Stasiland - Anna Funder. I must have recommended this book to everyone by now, but the Kevinettes really enjoyed it a few years back and I still remember it vividly. Amazing insight to East Germany, the Berlin wall and the Stasi mentality.
And then you should watch the film 'The Lives of Others' - it all fits together very neatly and possibly makes you realise how fortunate we are to live in a democracy (regardless of the various nutters doing the daily rounds).


auntiegwen said...

Gigi - life is too short to read bad books :)

LCM - I shall most definitely give that a go, we have recently been to Riga and the KGB and Stasi influence there is chilling, himself and I were saying how we had won the lottery in life being born where we were. Also we are off to Berlin next week! how timely, thank you my dear xx

Mac n' Janet said...

I like Val McDermott and I'm slowly working my way through her books. Some I like better than others, but all in all she's pretty good. Really like Liane Morality, my favorite is What Alice Forgot.
Haven't been to Berlin since Germany was reunited. We went on the troop train from Frankfurt--that was the only way we allowed to go because my husband had a top secret clearance-- and it was spooky. We had to surrender our passports and East German soldiers patrolled the corridors and we weren't allowed out of our compartments.
Berlin was incredible, the Wall very disturbing and the food heavy and delicious.

auntiegwen said...

M&J - Val McDermid is great, if you like Scottish crime try Denise Mina set in Glasgow and also Stuart McBride set in Aberdeen, I guess everyone knows Ian rankin but he's Eduinburgh
I read What Alice Forgot, I really enjoyed that one, have you read Diane Chamberlin? you might enjoy her if you like Liane
I am v excited about Berlin, like yourself everyone who's been says its incredible.

libby said...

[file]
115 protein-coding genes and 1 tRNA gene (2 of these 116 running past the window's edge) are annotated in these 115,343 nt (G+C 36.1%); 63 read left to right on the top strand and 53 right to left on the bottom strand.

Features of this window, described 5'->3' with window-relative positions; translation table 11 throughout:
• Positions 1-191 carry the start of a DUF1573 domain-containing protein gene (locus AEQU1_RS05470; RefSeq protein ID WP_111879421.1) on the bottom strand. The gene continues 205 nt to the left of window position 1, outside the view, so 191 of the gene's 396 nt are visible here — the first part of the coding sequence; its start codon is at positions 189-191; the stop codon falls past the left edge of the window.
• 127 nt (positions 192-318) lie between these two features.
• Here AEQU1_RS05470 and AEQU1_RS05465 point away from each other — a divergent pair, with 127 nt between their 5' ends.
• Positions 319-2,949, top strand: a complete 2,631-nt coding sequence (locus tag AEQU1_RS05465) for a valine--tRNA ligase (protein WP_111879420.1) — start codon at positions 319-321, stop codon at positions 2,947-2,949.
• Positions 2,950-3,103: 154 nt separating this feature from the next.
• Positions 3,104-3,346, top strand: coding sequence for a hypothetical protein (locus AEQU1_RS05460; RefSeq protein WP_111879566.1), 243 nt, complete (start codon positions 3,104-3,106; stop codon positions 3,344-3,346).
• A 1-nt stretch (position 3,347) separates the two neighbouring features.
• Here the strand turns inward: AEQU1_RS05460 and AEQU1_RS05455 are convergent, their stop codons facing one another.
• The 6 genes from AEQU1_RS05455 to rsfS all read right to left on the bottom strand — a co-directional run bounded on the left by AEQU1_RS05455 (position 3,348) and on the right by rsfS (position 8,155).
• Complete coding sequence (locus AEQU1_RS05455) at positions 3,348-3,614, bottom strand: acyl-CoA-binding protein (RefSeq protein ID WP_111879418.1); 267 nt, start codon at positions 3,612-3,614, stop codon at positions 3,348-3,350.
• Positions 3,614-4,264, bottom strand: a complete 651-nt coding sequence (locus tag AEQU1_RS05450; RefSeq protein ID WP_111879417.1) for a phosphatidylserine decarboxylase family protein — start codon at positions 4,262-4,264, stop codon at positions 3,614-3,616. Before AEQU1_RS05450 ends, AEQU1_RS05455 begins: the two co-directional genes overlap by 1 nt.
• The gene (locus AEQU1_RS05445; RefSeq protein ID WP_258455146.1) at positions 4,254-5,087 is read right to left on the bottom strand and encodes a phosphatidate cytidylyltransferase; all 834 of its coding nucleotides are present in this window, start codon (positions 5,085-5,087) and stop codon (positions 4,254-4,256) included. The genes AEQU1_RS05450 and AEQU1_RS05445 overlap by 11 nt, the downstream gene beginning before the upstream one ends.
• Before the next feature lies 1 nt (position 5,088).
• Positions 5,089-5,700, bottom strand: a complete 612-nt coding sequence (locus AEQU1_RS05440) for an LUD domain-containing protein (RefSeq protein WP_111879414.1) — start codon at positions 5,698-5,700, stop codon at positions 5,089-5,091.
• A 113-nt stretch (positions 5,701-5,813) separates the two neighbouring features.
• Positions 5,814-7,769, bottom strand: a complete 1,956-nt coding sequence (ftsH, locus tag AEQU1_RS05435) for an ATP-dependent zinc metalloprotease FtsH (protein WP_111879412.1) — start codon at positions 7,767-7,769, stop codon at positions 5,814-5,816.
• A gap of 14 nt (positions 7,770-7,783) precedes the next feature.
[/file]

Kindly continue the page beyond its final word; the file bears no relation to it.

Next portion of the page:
You are so good at sticking with books still.....I have a pile of them next to the bed and
never seem to get around to the reading! Berlin is fab....big....full of history.... some wonderful stuff to see....and a great sculpture by one of my favourite artists Kathe Kollwitz..there is a lovely little museum of her work and her mother and son sculpture by the brandenburg gate (I think) is so good. And of course there is dark dunkel beer! Have fun...see you both soon hopefully..xxx

auntiegwen said...

Libs - will look out for that , I am sure Andrew will sample the beer in the interests of research of course, yes yes to seeing you soon xxxx

Trish said...

I haven't read any of these but might give The Sunrise a go as I enjoyed The Thread by her - easy reading but a bit of interesting history thrown in ( I agree, I like a bit of worthiness in a read now!)

I've been reading I Let You Go by blogger turned worldwide best-selling author, Clare Mackintosh - cracking thriller. A Man Called Ove by Fredrik Backman (translated from Swedish and a really quirky heartwarming read)

My worthy book at the moment (requiring a dictionary nearby) is The Man Who Mistook his Wife for a Hat) by neurologist OLiver Sacks who died recently. Fascinating stories about people with unusual neurological disorders.

auntiegwen said...

Ooh Trish - I have read all of those, the Oliver Sachs is very interesting to me working in neurology, we have very similar taste